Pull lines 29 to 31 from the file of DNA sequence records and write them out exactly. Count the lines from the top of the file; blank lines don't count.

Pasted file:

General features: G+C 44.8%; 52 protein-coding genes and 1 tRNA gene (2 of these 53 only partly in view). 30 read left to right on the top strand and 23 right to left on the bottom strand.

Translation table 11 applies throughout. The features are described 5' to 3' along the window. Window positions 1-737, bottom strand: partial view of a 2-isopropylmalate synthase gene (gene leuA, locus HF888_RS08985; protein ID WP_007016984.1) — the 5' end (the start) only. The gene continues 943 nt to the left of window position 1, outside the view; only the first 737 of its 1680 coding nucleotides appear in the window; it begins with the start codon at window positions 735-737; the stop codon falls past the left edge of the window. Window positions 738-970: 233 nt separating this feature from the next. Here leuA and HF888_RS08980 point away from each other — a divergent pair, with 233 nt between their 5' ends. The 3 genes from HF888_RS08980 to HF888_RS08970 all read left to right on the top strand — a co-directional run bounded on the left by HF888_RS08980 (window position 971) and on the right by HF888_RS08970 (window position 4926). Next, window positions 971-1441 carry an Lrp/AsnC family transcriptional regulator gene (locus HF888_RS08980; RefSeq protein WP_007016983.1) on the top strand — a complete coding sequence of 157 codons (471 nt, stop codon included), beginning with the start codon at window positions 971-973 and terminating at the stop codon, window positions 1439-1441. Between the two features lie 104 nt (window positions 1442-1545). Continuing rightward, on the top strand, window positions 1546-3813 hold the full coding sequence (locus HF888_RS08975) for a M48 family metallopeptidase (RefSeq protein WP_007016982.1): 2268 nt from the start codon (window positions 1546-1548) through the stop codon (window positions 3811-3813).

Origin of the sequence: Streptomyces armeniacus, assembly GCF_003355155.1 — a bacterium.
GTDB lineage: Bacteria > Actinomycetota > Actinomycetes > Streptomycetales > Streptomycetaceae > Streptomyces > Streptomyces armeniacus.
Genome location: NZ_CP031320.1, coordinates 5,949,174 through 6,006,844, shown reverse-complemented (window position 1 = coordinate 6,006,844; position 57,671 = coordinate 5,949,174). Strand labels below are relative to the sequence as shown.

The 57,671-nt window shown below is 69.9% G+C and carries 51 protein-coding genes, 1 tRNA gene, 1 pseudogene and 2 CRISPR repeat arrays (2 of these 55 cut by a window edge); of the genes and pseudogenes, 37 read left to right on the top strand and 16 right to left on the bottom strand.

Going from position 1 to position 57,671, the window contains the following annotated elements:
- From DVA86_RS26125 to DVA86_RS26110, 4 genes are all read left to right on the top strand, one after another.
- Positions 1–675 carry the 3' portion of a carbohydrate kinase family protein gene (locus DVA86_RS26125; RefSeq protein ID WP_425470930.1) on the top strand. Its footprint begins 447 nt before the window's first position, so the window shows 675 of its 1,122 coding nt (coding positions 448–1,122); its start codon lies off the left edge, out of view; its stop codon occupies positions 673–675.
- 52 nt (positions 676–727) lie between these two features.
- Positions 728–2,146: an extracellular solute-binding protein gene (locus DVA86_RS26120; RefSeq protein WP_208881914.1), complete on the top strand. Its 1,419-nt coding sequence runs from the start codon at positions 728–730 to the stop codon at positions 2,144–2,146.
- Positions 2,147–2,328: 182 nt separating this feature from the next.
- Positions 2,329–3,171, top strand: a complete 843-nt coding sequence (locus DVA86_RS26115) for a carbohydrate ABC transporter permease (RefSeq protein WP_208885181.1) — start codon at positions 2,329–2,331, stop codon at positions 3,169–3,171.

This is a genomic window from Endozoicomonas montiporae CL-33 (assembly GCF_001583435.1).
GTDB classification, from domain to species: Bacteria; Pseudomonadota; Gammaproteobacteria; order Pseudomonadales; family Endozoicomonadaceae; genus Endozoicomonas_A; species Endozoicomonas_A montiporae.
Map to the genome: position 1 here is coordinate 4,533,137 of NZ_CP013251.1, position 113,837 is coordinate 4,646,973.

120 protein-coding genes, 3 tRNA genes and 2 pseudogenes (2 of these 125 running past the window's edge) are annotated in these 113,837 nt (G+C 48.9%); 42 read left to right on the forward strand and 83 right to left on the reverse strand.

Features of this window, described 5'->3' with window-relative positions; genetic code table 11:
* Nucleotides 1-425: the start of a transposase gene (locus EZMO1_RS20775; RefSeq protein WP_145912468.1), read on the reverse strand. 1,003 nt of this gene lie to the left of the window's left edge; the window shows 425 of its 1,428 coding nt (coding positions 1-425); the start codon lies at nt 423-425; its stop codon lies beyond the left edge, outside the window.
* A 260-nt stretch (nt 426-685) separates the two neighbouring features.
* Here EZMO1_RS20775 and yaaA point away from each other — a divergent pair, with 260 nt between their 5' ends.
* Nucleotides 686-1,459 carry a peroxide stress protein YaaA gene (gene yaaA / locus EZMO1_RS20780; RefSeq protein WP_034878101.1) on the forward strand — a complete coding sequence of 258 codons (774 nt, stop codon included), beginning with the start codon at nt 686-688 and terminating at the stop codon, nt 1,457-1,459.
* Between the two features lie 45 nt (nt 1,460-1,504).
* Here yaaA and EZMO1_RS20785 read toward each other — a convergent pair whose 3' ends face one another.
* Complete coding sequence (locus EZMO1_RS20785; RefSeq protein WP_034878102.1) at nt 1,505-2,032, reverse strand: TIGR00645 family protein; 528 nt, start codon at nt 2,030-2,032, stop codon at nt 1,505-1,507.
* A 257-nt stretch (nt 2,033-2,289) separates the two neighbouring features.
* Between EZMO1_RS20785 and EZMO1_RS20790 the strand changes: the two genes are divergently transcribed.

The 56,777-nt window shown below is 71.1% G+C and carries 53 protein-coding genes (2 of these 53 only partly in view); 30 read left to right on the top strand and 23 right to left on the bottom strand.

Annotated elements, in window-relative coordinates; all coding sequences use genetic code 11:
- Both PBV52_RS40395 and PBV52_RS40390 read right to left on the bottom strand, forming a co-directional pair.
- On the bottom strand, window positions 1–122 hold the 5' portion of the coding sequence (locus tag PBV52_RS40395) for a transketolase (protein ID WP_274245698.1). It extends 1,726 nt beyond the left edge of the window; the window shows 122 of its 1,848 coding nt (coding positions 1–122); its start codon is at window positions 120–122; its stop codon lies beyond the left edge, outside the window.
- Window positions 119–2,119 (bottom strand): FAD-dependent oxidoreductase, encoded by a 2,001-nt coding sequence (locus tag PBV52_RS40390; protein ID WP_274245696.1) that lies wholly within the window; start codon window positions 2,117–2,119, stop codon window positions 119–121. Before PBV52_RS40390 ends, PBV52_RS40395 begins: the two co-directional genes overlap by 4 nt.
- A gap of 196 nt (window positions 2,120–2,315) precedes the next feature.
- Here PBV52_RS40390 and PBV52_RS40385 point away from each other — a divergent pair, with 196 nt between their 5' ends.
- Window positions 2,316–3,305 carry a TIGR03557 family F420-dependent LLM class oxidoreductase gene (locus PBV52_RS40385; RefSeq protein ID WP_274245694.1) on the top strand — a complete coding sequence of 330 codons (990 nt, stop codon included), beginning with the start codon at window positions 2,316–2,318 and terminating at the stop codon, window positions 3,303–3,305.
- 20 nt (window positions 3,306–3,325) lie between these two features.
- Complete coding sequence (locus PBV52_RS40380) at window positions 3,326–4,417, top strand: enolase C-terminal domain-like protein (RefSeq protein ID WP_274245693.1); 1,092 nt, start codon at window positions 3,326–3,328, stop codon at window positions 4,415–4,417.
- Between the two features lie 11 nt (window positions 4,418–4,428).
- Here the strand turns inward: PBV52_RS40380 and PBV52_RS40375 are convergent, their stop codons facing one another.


Annotated elements, in window-relative coordinates; all coding sequences use genetic code 11:
- Both PBV52_RS40395 and PBV52_RS40390 read right to left on the bottom strand, forming a co-directional pair.
- On the bottom strand, window positions 1–122 hold the 5' portion of the coding sequence (locus tag PBV52_RS40395) for a transketolase (protein ID WP_274245698.1). It extends 1,726 nt beyond the left edge of the window; the window shows 122 of its 1,848 coding nt (coding positions 1–122); its start codon is at window positions 120–122; its stop codon lies beyond the left edge, outside the window.